1. Download logger.txt, save it to your web server root, and rename it to logger.php. Logger.txt is the PHP script that will do the heavy lifting of receiving the calls and writing them to logger.json.  Download it and save it to the server root or other folder accessible by all pages on the site.  Don’t forget to rename it from logger.txt to logger.php (wordpress doesn’t let us upload “.php” files, or we’d do it for you).
  2. Modify logger.php to reflect the right location for your logger.json file. The logger.json file is the file where all user interactions will be stored and the file that Splunk will be monitoring.  It should live in a folder that is accessible to both your web application and Splunk.  Change “/var/log/www/logger.json” on line 11 and line 40 to the location you’d like your logger.json file to live.
  3. Download index.txt, save it to your web server root, and rename it to index.html. This file contains the code you’ll need to make sure is on every page, as well as some samples of interactions and how to tag them.
  4. Modify the location of jquery.js. This script relies on the standard jQuery library.  If you already have that library installed on your web server (“installed” is a strong term — it’s just a single file that needs to be saved somewhere), modify the reference to that file on line 11 of index.txt to the correct location.  If you don’t have jQuery, go here to download the jQuery script.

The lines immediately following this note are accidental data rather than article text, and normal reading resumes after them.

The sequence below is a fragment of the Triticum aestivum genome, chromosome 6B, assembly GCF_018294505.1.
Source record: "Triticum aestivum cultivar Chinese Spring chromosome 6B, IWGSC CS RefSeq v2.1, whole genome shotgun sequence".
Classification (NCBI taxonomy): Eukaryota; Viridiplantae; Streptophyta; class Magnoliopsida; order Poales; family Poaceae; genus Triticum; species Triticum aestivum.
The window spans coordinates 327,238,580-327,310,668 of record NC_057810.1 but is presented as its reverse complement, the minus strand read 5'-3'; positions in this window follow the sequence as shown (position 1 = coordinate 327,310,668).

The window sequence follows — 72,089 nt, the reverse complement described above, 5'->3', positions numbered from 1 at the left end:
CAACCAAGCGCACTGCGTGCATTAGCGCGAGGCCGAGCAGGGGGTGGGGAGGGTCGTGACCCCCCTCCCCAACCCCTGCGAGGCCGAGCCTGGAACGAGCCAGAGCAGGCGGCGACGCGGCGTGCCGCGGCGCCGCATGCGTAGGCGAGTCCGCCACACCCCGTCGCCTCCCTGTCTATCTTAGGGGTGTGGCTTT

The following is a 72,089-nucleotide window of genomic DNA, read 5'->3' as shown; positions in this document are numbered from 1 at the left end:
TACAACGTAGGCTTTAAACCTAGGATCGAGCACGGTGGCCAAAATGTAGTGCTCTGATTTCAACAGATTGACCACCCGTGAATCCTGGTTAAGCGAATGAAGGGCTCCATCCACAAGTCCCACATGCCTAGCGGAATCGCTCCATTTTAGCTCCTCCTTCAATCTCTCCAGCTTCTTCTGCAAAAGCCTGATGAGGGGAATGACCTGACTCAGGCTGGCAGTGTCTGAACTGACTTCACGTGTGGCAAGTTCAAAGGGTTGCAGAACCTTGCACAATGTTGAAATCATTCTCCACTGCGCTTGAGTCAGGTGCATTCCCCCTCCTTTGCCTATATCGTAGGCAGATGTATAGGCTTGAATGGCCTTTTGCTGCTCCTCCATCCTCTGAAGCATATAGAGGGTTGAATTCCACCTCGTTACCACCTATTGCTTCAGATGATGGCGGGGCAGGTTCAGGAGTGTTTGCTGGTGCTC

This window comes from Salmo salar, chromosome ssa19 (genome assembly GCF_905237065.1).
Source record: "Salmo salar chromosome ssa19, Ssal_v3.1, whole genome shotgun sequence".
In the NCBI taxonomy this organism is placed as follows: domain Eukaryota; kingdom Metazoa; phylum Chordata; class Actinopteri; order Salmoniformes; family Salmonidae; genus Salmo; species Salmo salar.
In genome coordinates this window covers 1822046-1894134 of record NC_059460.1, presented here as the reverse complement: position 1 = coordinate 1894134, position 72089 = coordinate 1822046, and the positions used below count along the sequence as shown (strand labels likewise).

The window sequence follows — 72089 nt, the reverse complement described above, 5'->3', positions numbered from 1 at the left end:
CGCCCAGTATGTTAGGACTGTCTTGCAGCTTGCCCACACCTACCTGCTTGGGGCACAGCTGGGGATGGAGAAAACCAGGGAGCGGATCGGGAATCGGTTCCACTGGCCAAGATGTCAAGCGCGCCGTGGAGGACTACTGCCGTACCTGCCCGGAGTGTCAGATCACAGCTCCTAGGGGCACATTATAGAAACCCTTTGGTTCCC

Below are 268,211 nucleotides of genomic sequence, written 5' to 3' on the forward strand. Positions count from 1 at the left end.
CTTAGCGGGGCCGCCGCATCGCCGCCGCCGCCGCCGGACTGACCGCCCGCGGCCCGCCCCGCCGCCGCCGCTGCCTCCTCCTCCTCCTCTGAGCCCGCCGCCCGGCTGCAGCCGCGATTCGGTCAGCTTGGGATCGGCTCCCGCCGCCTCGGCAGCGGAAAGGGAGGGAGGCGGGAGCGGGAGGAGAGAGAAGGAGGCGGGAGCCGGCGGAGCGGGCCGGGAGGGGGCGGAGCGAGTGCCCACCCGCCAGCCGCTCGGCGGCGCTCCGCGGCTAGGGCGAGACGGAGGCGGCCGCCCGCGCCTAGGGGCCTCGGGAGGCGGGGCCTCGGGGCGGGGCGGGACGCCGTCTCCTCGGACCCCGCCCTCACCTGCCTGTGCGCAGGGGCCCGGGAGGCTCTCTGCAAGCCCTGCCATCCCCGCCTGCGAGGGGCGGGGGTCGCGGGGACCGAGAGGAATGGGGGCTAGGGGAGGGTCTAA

5. Modify the location of logger.php. The submitLoggerEvent function calls ‘logger.php’ around line 30 of the index.txt file.  Default is “url: ‘/logger.php'”.  Change “/logger.php” to the actual location of logger.php.  Note that, in this case,  “/” reflects the root of the web server, not the computer.
  6. Take it for a spin! At this point, you can load index.html in your browser and click on the sample buttons, pull down the sample pull down, and enter numbers in the sample field.  You should start seeing data populate logger.json.  If you don’t, fire up your error console for guidance.
  7. Modify index.html for your own uses. Once you’ve confirmed that the basic setup is working, you can start implementing this code in your own application.  You’ll need to make sure that every web page has: A reference to the jQuery library, a reference to the submitLoggerEvent and getKeys functions, and in each element you want to track: an id and a reference to the submitLoggerEvent function, such as:

<button type=”button” id=”button1″ value=”Button A” onclick=”submitLoggerEvent(‘button1’)”>

Let us know! So, we’ve covered a lot here, and we anticipate you’ll have questions.  Please don’t hesitate to reach out to me (Sondra Russell) or Gilberto Castillo.  We’d love to hear about your successes and/or challenges with this method of client-side tracking with Splunk!

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Thanks!
Sondra Russell

Splunk
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Splunk